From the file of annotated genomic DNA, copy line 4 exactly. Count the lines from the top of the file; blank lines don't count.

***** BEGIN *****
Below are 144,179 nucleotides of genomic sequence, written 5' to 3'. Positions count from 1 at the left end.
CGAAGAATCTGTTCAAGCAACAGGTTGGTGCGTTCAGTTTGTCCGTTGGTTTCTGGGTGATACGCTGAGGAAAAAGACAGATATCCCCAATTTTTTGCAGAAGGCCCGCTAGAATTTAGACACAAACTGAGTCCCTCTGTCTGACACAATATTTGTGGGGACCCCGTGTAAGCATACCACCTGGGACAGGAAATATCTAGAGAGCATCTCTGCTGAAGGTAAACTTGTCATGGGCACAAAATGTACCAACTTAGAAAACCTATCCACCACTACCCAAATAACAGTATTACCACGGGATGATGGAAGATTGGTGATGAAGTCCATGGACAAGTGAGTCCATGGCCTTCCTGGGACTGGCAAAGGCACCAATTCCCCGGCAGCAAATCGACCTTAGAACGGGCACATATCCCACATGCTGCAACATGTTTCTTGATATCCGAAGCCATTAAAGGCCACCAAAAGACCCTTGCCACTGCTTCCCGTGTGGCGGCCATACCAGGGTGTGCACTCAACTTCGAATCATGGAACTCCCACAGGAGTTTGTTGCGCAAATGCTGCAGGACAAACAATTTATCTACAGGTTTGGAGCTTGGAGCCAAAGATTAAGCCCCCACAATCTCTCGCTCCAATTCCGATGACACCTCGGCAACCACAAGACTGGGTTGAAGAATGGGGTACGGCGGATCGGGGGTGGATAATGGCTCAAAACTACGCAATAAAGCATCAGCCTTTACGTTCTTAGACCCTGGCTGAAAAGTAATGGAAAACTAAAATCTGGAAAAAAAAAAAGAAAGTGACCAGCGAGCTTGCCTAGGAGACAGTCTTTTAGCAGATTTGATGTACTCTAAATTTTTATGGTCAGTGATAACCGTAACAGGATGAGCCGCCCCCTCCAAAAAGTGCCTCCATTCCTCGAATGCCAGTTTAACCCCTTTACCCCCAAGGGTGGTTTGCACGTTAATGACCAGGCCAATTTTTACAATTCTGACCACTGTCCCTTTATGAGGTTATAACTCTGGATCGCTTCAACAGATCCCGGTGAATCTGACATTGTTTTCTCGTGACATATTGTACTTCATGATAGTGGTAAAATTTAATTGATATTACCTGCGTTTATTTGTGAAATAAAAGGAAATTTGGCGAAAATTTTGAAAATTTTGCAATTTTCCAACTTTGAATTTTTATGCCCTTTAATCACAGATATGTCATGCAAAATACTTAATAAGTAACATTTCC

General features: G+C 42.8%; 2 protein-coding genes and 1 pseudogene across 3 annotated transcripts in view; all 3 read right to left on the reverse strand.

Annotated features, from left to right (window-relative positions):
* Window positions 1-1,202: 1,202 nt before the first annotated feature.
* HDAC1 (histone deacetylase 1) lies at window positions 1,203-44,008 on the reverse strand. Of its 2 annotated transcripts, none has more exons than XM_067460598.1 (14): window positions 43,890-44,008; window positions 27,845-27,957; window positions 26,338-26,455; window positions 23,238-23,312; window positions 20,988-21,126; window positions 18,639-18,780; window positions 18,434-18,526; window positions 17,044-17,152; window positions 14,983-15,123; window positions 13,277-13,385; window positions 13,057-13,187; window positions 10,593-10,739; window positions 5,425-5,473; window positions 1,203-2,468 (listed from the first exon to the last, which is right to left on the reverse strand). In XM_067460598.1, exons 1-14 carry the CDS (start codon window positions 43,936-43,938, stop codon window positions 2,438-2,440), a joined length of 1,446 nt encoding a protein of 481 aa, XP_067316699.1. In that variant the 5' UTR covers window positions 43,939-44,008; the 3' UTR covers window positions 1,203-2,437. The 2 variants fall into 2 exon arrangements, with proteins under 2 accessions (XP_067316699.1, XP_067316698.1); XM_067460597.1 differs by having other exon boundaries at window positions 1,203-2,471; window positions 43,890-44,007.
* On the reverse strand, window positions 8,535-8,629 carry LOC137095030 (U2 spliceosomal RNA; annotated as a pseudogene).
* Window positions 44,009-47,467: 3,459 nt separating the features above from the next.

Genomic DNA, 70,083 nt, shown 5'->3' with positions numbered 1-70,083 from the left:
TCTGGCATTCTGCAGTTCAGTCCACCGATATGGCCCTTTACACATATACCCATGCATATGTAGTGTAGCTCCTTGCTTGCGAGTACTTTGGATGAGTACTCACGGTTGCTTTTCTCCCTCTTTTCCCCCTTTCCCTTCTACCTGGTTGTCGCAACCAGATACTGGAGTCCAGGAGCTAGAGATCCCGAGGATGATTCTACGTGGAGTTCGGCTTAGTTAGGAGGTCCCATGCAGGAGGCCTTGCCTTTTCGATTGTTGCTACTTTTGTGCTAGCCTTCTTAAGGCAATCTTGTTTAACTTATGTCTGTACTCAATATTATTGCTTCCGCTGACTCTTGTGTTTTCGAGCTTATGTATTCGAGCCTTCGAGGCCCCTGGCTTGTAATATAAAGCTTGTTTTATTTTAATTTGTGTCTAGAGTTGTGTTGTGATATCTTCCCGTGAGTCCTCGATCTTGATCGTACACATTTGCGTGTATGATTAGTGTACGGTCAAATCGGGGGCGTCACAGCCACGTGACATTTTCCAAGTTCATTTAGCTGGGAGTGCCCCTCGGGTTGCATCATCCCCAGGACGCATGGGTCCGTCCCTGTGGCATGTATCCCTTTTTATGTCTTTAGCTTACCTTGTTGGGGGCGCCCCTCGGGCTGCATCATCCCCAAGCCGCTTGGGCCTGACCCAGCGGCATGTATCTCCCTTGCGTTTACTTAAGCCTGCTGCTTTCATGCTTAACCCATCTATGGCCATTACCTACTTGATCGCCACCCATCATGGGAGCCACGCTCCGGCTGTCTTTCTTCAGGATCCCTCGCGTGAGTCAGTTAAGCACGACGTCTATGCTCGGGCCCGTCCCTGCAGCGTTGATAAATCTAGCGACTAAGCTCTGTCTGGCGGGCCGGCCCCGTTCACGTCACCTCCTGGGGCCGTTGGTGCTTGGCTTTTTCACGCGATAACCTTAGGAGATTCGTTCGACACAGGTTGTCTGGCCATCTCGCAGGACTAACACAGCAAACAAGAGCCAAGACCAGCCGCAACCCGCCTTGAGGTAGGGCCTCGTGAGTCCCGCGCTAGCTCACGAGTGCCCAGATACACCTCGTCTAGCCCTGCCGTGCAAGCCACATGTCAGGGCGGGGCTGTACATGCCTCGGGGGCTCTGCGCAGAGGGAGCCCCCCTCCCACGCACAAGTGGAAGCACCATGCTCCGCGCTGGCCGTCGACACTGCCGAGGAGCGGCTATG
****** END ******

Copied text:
Annotated features, from left to right (window-relative positions):